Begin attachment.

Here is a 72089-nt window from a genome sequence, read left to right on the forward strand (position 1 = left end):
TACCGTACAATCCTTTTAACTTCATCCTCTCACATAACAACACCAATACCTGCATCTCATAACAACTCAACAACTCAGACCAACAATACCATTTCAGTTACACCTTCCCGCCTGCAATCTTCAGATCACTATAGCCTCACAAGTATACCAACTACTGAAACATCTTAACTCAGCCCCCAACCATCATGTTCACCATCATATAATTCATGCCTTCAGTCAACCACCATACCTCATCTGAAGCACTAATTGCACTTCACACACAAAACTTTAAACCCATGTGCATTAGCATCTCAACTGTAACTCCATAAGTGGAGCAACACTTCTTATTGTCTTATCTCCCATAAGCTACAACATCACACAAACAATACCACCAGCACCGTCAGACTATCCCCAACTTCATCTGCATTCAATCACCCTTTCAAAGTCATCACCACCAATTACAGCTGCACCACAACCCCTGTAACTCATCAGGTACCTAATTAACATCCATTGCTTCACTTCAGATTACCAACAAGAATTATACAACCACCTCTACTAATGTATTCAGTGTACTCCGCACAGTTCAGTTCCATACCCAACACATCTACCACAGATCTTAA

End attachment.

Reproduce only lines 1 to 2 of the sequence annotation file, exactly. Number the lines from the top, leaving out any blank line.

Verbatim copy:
Here is a 72089-nt window from a genome sequence, read left to right on the forward strand (position 1 = left end):
TACCGTACAATCCTTTTAACTTCATCCTCTCACATAACAACACCAATACCTGCATCTCATAACAACTCAACAACTCAGACCAACAATACCATTTCAGTTACACCTTCCCGCCTGCAATCTTCAGATCACTATAGCCTCACAAGTATACCAACTACTGAAACATCTTAACTCAGCCCCCAACCATCATGTTCACCATCATATAATTCATGCCTTCAGTCAACCACCATACCTCATCTGAAGCACTAATTGCACTTCACACACAAAACTTTAAACCCATGTGCATTAGCATCTCAACTGTAACTCCATAAGTGGAGCAACACTTCTTATTGTCTTATCTCCCATAAGCTACAACATCACACAAACAATACCACCAGCACCGTCAGACTATCCCCAACTTCATCTGCATTCAATCACCCTTTCAAAGTCATCACCACCAATTACAGCTGCACCACAACCCCTGTAACTCATCAGGTACCTAATTAACATCCATTGCTTCACTTCAGATTACCAACAAGAATTATACAACCACCTCTACTAATGTATTCAGTGTACTCCGCACAGTTCAGTTCCATACCCAACACATCTACCACAGATCTTAA